Systematic desensitization or a gradual exposure to the feared situation is a treatment that makes the person imagine threatening situations and is coupled with relaxation techniques. Later, they can be asked to approach the object/situation but at a less threatening level, rather than avoid it.

Dr Chhabria also cites modelling, a technique where the individual observes others’ reactions to the phobic stimuli as well as medication such as anti-depressants, tranquilisers and beta blockers. For more severe cases, there are procedures such as Deep Brain Stimulation (DBS), or Transcranial Magnetic Stimulation (TMS) as well.

Dr Kulkarni suggests that psychoanalytic therapy may also help to understand the deep-rooted fear-causing phobia. “Usually, phobia is an anxiety situation but, at times, it can be an expression of psychotic fear. It could be just the tip of the iceberg and the real disturbance may be tremendous and the person may actually be delusional. It is almost impossible for a lay person to distinguish between the two. So, it is best to seek professional help.”

Phobias and the celeb

Singer Cheryl Cole
> Cotton wool
(Bambakomallophobia)

Actress Vidya Balan
> Cats (Ailurophobia)

Actor Ranbir Kapoor
> Water
(Aquaphobia)

Actress Deepika Padukone
> Snakes
(Ophidiophobia)

Actor Johnny Depp
> Clowns (Coulrophobia)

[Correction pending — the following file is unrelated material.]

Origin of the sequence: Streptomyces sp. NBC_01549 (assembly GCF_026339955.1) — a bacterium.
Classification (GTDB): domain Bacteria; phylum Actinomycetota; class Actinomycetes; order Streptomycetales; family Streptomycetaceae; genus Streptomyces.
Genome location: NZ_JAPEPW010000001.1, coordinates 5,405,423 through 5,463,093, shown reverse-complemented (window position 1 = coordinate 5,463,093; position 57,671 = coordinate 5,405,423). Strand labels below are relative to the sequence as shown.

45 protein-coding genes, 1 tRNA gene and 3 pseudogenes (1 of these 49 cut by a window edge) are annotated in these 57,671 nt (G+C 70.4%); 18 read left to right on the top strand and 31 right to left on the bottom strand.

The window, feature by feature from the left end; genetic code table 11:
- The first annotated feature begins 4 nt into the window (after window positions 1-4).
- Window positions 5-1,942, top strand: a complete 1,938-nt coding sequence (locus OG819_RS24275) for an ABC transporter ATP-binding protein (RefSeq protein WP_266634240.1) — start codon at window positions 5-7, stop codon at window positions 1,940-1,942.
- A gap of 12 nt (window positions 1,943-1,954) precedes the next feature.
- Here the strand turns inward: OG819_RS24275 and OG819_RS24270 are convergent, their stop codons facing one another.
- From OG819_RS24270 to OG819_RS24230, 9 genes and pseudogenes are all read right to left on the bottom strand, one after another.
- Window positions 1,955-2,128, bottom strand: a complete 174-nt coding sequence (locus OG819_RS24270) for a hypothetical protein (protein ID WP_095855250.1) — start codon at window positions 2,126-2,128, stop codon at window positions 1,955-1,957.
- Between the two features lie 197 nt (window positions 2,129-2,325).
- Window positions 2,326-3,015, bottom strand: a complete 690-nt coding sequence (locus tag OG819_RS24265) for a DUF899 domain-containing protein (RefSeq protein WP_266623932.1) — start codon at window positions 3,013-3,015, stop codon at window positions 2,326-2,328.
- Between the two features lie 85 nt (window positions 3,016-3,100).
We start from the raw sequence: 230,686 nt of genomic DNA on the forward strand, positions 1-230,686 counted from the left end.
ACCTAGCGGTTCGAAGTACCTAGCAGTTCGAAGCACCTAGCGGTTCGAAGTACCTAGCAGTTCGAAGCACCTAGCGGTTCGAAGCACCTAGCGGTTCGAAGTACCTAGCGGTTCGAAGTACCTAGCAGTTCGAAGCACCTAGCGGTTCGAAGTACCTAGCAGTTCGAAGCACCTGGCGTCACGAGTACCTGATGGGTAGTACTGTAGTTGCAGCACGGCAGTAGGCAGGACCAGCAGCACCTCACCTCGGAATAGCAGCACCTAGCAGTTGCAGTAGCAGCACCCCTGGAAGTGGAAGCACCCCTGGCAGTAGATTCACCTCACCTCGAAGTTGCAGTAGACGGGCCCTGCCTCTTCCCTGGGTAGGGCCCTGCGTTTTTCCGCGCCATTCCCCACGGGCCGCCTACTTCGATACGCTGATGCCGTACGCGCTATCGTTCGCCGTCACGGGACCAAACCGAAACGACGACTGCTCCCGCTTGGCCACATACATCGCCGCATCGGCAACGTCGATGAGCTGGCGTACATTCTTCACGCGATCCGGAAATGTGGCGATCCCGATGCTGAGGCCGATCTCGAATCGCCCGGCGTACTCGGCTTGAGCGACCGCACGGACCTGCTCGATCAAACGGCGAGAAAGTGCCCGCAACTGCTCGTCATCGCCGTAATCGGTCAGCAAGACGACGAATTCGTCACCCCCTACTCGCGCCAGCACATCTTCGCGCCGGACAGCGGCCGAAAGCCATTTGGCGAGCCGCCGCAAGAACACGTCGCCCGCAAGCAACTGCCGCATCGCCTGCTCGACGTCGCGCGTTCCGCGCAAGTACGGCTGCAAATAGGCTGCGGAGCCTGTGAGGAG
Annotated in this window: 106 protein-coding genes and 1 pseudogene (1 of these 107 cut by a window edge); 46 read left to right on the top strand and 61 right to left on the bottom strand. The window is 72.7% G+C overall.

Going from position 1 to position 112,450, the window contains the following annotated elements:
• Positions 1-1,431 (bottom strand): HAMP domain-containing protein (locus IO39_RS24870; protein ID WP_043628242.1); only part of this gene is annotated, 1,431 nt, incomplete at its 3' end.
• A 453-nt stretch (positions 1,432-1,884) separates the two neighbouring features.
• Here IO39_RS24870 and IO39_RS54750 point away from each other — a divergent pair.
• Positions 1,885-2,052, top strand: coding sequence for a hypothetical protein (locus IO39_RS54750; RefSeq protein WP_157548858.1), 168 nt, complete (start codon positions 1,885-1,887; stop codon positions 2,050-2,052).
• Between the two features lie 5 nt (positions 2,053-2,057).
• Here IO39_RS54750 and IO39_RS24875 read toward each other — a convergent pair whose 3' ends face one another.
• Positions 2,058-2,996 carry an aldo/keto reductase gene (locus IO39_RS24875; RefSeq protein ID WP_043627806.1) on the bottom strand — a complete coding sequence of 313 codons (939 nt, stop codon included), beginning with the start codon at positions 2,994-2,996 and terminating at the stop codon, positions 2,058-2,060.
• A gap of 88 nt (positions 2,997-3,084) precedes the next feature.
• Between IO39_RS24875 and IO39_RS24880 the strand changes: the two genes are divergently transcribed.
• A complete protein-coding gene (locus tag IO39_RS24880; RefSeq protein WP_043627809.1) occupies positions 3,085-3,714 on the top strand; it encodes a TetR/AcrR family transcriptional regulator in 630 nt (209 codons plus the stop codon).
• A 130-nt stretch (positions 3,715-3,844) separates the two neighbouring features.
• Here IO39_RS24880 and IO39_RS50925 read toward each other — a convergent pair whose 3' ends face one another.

Actor Johnny Depp
> Clowns (Coulrophobia)

Actress Pamela Anderson
> Mirrors
(Spectrophobia)

Scarlett Johansson
> Birds
(Ornithophobia)

Weird and weirder

Anatidaephobia - Fear that a duck is watching you.
Cherophobia -
Fear of being too happy because something bad might happen.
Philophobia -
Fear of falling in love.
Didaskaleinophobia
- Fear of going to school.
Linonophobia -
Fear of string.
Xanthophobia -
Fear of the colour yellow.
Triskaidekaphobia
- Fear of the number 13.

Watch out for these signs
Anxiety
Breathlessness
Chest pain or discomfort
Nausea
Loss of appetite
Fear of losing
Control or dying
Numbness or tingling sensation

(Info courtesy/ Dr Anjali Chhabria)

High levels of anxiety causes havoc in the brain chemicals and puts the sympathetic nervous system (our alarm centre) on high alert. This makes the object of the phobia seem much more threatening than it actually is.
— Hvovi Bhagwagar, Clinical Psychologist